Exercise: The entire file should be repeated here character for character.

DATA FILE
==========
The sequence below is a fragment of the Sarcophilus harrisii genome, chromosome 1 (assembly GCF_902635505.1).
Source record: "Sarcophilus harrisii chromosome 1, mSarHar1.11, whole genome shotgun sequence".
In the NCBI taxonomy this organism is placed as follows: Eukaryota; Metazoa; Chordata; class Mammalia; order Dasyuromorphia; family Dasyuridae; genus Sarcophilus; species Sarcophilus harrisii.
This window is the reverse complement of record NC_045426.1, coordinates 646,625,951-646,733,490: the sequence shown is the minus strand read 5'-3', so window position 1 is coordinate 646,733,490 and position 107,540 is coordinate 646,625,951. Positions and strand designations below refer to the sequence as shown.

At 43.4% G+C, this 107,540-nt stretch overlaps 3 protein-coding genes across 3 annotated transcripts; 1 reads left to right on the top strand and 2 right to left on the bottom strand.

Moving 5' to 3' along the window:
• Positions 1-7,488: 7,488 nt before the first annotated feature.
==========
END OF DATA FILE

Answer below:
The sequence below is a fragment of the Sarcophilus harrisii genome, chromosome 1 (assembly GCF_902635505.1).
Source record: "Sarcophilus harrisii chromosome 1, mSarHar1.11, whole genome shotgun sequence".
In the NCBI taxonomy this organism is placed as follows: Eukaryota; Metazoa; Chordata; class Mammalia; order Dasyuromorphia; family Dasyuridae; genus Sarcophilus; species Sarcophilus harrisii.
This window is the reverse complement of record NC_045426.1, coordinates 646,625,951-646,733,490: the sequence shown is the minus strand read 5'-3', so window position 1 is coordinate 646,733,490 and position 107,540 is coordinate 646,625,951. Positions and strand designations below refer to the sequence as shown.

At 43.4% G+C, this 107,540-nt stretch overlaps 3 protein-coding genes across 3 annotated transcripts; 1 reads left to right on the top strand and 2 right to left on the bottom strand.

Moving 5' to 3' along the window:
• Positions 1-7,488: 7,488 nt before the first annotated feature.